I knew I loved Parks and Recreation’s Tammy and Ron Swanson from the moment they had ravenous angry-sex in the middle of a diner. As Tammy puts it, “[Ron’s her] man, and [they] have something twisted... and beautiful.” As talented as Nick Offerman and Megan Mullally are, that kind of chemistry cannot be manufactured, and as it turns out, the pair is married in real life.
And that marriage must be pretty special. Mullally, known for her role as Karen Walker on Will & Grace, often takes roles that represent a comic version of stereotypical femininity: she is sexy, sassy, and she has quite a high-pitched voice. Offerman, on the other hand, represents the opposite in his role as Ron Swanson, a buff, hairy he-man of sorts. When these two get together on stage and on screen, it’s a riotous yet insightful and tender exploration of gender roles turned upside down. Tammy and Ron break all the rules of traditional romance, and Megan and Nick break all the rules of Hollywood coupling.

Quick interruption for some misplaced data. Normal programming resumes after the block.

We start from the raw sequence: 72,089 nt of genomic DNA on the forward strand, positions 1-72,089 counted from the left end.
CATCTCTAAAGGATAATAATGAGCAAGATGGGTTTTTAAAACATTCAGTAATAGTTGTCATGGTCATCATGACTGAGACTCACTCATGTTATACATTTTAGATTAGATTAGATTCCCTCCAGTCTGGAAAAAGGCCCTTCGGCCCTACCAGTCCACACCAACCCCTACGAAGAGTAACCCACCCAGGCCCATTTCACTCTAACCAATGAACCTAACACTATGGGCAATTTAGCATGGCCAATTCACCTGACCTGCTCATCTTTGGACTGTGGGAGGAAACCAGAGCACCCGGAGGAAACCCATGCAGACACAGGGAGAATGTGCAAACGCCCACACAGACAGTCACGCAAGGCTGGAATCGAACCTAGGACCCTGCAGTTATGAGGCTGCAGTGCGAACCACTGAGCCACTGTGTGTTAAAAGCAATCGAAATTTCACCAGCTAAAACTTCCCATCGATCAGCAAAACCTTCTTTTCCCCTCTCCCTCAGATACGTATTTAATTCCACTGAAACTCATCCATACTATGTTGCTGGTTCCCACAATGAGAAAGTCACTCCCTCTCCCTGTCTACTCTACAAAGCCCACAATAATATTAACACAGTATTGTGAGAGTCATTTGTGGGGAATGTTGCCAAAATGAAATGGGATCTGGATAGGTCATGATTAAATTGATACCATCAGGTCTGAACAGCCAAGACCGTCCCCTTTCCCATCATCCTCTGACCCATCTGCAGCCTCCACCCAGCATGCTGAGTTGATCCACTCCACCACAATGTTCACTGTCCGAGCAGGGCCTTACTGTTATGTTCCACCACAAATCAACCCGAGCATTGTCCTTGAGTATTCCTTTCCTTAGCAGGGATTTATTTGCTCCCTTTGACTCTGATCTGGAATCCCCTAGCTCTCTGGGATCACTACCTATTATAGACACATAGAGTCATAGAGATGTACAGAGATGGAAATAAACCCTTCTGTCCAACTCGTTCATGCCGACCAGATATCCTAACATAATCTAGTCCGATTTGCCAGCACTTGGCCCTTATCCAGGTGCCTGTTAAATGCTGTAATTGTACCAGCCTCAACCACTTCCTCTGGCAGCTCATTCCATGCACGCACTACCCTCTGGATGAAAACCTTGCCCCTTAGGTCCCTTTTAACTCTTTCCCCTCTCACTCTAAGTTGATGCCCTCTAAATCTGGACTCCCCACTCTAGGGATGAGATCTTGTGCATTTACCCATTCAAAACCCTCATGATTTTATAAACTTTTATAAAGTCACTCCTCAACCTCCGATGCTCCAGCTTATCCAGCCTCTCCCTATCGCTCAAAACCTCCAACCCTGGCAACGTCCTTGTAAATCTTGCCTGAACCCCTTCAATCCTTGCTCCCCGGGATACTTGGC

In a sort of parody of Brangelina, the pair thought up this photo for a 2010 New York Magazine story; Megan tells the magazine, “Neither of us are paragons of physical perfection. That’s why I pitched that nude-photo idea.” They honestly don’t feed into the pressure to be red-carpet eye candy. Megan tells New York, “before we met with you, Nick told me how beautiful I looked in my pajamas in the hotel.” The couple avoids all the superficially and opts for down time with their poodles Willa and Elmo, or they go out to dinner with couple bffs Amy Poehler and Will Arnett (now divorced). Their quiet lifestyle also includes some pretty passionate love-making. Offermen explains of their “first time” thusly: “We were in tune with Gaia; the forces of lust and nature were flowing strong in us.” This inspirational couple is truly in love, and they never cease to impress one another; as Offerman puts it, “When your wife is a legend of comedy, you have to be a huge jackass not to assume the student role.”
Thanks to New York Magazine
Image via New York Magazine/Peter Hapak